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Determinants of weaning and survival among patients with COPD who require mechanical ventilation for acute respiratory failure. FREE TO VIEW

R Menzies; W Gibbons; P Goldberg
Chest. 1989;95(2):398-405. doi:10.1378/chest.95.2.398
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Abstract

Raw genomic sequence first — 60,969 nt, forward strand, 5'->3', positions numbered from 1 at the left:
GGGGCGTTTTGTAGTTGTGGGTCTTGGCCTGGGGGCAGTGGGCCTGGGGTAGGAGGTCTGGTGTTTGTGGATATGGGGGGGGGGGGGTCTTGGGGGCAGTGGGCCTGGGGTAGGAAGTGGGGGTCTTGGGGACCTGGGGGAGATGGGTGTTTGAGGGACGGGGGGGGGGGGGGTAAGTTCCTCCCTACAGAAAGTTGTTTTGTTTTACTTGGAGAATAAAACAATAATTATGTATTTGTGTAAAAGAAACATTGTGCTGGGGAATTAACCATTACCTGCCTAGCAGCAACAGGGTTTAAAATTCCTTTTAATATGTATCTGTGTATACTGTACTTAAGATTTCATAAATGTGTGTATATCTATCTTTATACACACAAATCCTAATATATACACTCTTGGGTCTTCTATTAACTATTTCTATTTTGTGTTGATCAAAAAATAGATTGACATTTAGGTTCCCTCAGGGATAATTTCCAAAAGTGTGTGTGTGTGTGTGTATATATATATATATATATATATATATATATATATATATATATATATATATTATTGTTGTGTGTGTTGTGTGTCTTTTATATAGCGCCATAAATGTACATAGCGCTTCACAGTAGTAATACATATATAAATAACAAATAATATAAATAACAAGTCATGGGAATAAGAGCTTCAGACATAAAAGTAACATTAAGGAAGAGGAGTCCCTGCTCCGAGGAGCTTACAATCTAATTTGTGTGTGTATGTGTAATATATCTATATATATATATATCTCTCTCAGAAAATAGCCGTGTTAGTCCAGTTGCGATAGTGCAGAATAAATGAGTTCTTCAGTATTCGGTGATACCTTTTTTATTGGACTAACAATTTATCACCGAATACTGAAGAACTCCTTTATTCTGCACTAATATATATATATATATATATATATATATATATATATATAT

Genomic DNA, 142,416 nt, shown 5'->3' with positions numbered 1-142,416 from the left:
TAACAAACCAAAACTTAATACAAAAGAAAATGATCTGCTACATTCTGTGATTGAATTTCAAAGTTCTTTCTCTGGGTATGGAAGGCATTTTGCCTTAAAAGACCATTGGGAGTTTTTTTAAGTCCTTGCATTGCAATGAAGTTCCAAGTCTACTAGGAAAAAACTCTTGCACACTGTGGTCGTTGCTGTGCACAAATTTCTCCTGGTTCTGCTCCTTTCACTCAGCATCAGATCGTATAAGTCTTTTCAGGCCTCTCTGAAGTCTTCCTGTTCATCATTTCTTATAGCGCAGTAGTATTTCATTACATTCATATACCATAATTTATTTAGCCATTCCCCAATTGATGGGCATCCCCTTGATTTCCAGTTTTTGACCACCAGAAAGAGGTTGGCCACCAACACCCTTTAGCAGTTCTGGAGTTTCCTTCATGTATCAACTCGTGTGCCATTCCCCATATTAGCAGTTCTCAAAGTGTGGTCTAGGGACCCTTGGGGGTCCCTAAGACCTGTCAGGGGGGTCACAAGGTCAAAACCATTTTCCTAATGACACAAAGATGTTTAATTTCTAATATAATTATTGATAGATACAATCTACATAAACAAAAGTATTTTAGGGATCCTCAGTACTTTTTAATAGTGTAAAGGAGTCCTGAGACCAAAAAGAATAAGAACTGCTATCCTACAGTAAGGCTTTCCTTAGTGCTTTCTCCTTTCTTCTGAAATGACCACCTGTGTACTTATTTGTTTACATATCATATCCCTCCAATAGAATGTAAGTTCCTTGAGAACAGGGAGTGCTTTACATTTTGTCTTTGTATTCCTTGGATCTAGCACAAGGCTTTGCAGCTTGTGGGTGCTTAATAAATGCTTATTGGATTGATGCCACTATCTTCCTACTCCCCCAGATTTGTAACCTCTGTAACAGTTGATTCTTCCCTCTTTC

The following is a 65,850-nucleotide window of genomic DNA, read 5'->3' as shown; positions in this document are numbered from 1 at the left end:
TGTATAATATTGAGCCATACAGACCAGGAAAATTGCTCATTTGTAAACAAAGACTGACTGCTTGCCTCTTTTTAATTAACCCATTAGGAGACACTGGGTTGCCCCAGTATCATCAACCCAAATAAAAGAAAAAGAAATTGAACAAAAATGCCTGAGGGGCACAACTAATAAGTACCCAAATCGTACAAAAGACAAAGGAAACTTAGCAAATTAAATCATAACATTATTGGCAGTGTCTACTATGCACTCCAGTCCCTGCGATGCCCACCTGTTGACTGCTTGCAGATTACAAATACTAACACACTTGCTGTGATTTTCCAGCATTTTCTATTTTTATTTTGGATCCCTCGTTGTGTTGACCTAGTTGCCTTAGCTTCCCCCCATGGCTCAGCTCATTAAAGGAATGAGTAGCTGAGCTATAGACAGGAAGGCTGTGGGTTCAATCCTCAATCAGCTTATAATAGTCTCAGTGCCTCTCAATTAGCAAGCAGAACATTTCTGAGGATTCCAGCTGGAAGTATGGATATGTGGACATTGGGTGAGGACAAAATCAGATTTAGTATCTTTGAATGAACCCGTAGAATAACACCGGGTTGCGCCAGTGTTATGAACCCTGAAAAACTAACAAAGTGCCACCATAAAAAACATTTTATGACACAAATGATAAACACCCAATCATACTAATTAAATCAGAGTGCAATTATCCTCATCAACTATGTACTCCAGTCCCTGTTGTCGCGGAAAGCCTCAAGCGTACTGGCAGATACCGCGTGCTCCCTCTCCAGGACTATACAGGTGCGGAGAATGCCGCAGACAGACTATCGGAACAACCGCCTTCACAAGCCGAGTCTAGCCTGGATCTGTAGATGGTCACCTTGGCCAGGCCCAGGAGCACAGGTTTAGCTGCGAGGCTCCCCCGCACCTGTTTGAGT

The decision to institute MV in patients with COPD and ARF is difficult because the risk of complications is high and the long-term prognosis is poor. We reviewed our experience with 95 COPD patients with ARF requiring MV. Fifty-five patients required MV for more than two weeks, 72 were weaned successfully, and 59 died within one year of follow-up. Survival was associated with premorbid level of activity (p less than .001), FEV1 (p less than .01), serum albumin level (p less than .05), and severity of dyspnea (p less than .01). Cor pulmonale on ECG, premorbid hypercarbia, and history of left ventricular failure were also more common among those who died. Weaning from MV was associated with premorbid level of activity (p less than .001), FEV1 (p less than .001), albumin level (p less than .05), and negative inspiratory pressure (p less than .001) and respiratory rate during T-piece trial (p less than .01). The duration of intubation was associated only with premorbid level of activity (p less than .01). Predictive models for the weaning success and the one-year survival were developed.


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